“Should I vaccinate? Is one of the most commonly asked questions and a debate that I often try to avoid discussing in antenatal classes as it can cause quite a debate.
For anyone interested in my humble opinion I sit firmly in the VACCINATE camp. However, general vaccinating is a debate for another day.
This post is about the importance of having the flu jab in pregnancy. I have never had the flu jab despite being offered it for free on a yearly basis because I am a frontline NHS worker. My reasons are a little shallow… I have never had the flu and I don’t particularly like having injections! Feeble, I know.
However, if I was pregnant I would definitely have the jab. No question! There is good quality evidence that suggests that women that contract flu are more likely to experience complications such as bronchitis or in some cases pneumonia. Premature birth and low birth weight are also an increased possibility.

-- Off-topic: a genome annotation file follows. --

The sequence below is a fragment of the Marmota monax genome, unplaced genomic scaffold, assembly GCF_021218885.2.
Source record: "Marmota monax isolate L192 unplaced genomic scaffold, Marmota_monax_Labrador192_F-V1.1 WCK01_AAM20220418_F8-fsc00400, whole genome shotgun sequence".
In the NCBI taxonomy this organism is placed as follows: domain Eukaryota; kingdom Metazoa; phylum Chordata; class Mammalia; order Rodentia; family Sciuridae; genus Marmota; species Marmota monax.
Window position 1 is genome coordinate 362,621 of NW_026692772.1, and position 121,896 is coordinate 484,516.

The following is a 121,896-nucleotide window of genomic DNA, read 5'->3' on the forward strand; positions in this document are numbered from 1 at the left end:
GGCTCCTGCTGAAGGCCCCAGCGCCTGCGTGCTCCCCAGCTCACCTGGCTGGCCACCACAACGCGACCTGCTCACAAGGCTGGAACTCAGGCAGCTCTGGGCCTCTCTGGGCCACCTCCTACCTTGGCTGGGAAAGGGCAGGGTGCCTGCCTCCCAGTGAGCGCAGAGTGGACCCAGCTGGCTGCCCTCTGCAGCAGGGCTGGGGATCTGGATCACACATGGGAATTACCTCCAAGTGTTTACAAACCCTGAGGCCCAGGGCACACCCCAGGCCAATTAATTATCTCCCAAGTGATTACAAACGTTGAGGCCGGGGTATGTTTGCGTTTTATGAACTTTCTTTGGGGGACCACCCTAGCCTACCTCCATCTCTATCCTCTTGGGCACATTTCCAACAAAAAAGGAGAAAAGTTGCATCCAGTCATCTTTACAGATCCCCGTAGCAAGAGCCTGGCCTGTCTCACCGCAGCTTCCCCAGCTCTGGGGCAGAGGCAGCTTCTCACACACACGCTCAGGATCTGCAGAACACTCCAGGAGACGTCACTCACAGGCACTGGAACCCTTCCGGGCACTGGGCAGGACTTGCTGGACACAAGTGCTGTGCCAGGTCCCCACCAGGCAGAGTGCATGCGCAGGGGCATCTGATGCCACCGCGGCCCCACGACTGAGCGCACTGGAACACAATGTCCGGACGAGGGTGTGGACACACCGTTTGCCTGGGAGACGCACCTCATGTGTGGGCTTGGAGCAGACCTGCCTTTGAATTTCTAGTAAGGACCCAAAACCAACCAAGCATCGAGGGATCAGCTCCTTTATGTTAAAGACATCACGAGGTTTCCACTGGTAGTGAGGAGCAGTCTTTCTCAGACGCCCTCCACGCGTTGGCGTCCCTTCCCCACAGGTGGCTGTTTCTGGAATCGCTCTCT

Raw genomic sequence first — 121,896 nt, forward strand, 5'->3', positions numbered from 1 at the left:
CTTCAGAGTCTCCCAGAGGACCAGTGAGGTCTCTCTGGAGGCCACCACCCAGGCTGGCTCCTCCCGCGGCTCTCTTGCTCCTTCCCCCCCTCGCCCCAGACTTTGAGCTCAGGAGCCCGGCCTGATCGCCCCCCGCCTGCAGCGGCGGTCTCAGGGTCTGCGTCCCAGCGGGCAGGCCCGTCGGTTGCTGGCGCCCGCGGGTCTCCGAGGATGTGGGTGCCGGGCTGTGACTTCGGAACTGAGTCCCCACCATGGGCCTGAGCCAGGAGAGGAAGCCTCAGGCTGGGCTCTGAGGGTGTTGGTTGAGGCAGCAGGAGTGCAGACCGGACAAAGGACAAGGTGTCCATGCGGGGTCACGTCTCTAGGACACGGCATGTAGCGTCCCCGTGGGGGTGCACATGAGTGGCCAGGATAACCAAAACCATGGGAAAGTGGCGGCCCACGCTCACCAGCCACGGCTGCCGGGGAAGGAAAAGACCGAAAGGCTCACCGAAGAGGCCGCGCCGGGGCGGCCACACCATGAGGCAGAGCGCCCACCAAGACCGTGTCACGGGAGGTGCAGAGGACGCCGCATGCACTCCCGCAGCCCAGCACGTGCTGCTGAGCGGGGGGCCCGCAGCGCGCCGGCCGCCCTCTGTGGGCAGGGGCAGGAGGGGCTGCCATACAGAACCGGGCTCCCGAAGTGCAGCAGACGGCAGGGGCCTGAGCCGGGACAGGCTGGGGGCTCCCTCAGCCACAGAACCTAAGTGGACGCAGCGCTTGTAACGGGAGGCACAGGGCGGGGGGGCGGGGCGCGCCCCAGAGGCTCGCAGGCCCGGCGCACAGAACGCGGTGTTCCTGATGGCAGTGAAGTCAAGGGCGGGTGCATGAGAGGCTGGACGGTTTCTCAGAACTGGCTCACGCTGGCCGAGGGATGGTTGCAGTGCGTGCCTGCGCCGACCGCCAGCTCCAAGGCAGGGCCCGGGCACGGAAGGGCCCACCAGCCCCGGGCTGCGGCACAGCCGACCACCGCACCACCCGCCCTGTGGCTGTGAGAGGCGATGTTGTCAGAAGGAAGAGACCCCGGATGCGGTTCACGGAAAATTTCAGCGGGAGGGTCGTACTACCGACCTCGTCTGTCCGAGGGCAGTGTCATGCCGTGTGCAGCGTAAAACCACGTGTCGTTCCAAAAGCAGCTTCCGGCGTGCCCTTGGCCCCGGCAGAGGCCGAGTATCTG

The flu vaccine is made from an inactivated virus and is therefore safe for mother and baby.
In addition, the vaccine passes to the baby, giving them increased protection following birth.
The jabs are usually given in October and November but can be given later in the winter. It is best to get your injection as soon as the vaccine becomes available usually in September (for those in the northern hemisphere – March for those in the Sothern Hemisphere like her in Australia) It can also be given at the same time as the whooping cough vaccine”
Text/Image Credit: @thehonestmidwife On Instagram
What’re your thoughts? Do you agree with this Instagram poster?
Let us know in our comments below.